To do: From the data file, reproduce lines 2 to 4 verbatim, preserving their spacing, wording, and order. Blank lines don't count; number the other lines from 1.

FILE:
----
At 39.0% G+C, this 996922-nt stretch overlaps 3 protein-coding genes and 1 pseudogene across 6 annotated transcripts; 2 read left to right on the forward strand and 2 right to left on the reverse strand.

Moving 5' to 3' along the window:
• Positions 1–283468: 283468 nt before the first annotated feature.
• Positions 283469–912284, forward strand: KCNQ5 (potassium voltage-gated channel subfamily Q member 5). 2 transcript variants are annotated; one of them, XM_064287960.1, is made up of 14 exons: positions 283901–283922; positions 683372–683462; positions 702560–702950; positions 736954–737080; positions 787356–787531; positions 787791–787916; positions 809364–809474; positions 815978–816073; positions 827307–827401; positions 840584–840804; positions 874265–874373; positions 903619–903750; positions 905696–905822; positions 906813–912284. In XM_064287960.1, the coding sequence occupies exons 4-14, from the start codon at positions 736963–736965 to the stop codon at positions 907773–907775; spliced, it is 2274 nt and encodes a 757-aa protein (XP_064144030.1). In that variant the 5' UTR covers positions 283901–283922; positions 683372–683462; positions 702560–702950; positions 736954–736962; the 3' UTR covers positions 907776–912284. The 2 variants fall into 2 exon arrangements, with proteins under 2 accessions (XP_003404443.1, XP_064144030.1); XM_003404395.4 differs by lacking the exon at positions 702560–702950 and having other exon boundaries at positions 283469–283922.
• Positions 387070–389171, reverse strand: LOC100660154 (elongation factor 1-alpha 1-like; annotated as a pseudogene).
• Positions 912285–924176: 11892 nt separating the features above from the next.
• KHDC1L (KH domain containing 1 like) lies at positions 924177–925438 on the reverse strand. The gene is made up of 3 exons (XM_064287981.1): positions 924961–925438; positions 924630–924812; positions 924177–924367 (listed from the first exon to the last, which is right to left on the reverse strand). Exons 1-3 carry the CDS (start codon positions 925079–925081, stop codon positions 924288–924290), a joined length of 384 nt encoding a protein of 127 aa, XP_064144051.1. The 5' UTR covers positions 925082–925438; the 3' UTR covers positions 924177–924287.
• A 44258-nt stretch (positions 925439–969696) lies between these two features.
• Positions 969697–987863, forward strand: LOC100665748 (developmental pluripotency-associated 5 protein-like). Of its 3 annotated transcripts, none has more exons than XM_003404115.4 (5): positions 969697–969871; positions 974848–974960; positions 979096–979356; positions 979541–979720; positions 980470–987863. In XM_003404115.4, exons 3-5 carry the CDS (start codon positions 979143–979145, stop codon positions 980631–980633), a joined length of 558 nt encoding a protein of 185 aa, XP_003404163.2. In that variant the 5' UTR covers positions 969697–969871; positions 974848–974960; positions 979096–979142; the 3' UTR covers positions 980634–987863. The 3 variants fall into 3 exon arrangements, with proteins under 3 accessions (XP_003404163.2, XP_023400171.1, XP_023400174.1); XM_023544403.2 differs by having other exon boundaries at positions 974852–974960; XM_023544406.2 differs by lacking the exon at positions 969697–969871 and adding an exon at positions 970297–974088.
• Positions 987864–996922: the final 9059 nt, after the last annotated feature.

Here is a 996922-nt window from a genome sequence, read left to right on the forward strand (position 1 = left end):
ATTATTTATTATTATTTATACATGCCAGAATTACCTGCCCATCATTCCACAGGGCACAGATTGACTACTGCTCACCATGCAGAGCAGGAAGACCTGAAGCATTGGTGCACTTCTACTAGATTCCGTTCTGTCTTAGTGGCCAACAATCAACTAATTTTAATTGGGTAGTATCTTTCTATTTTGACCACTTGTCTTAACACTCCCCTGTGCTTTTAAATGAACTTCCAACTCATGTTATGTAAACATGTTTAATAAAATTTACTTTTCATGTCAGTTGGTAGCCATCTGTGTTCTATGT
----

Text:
Moving 5' to 3' along the window:
• Positions 1–283468: 283468 nt before the first annotated feature.
• Positions 283469–912284, forward strand: KCNQ5 (potassium voltage-gated channel subfamily Q member 5). 2 transcript variants are annotated; one of them, XM_064287960.1, is made up of 14 exons: positions 283901–283922; positions 683372–683462; positions 702560–702950; positions 736954–737080; positions 787356–787531; positions 787791–787916; positions 809364–809474; positions 815978–816073; positions 827307–827401; positions 840584–840804; positions 874265–874373; positions 903619–903750; positions 905696–905822; positions 906813–912284. In XM_064287960.1, the coding sequence occupies exons 4-14, from the start codon at positions 736963–736965 to the stop codon at positions 907773–907775; spliced, it is 2274 nt and encodes a 757-aa protein (XP_064144030.1). In that variant the 5' UTR covers positions 283901–283922; positions 683372–683462; positions 702560–702950; positions 736954–736962; the 3' UTR covers positions 907776–912284. The 2 variants fall into 2 exon arrangements, with proteins under 2 accessions (XP_003404443.1, XP_064144030.1); XM_003404395.4 differs by lacking the exon at positions 702560–702950 and having other exon boundaries at positions 283469–283922.